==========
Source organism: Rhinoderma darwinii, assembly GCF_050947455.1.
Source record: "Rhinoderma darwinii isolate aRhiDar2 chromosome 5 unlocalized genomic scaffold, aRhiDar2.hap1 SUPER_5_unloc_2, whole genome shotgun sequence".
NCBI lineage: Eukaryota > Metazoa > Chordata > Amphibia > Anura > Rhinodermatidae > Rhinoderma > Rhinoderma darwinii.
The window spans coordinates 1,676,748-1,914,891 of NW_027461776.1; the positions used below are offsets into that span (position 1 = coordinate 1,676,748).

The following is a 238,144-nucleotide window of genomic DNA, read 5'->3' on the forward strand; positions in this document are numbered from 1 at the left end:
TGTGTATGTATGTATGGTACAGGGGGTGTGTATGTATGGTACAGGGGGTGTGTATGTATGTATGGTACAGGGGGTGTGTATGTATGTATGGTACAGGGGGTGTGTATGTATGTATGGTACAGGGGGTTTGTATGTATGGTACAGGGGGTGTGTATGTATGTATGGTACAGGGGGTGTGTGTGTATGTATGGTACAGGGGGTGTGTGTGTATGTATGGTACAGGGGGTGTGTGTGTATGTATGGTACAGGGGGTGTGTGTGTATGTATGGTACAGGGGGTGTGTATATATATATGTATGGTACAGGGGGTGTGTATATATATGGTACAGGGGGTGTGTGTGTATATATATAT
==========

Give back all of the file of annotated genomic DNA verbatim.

Source organism: Rhinoderma darwinii, assembly GCF_050947455.1.
Source record: "Rhinoderma darwinii isolate aRhiDar2 chromosome 5 unlocalized genomic scaffold, aRhiDar2.hap1 SUPER_5_unloc_2, whole genome shotgun sequence".
NCBI lineage: Eukaryota > Metazoa > Chordata > Amphibia > Anura > Rhinodermatidae > Rhinoderma > Rhinoderma darwinii.
The window spans coordinates 1,676,748-1,914,891 of NW_027461776.1; the positions used below are offsets into that span (position 1 = coordinate 1,676,748).

The following is a 238,144-nucleotide window of genomic DNA, read 5'->3' on the forward strand; positions in this document are numbered from 1 at the left end:
TGTGTATGTATGTATGGTACAGGGGGTGTGTATGTATGGTACAGGGGGTGTGTATGTATGTATGGTACAGGGGGTGTGTATGTATGTATGGTACAGGGGGTGTGTATGTATGTATGGTACAGGGGGTTTGTATGTATGGTACAGGGGGTGTGTATGTATGTATGGTACAGGGGGTGTGTGTGTATGTATGGTACAGGGGGTGTGTGTGTATGTATGGTACAGGGGGTGTGTGTGTATGTATGGTACAGGGGGTGTGTGTGTATGTATGGTACAGGGGGTGTGTATATATATATGTATGGTACAGGGGGTGTGTATATATATGGTACAGGGGGTGTGTGTGTATATATATAT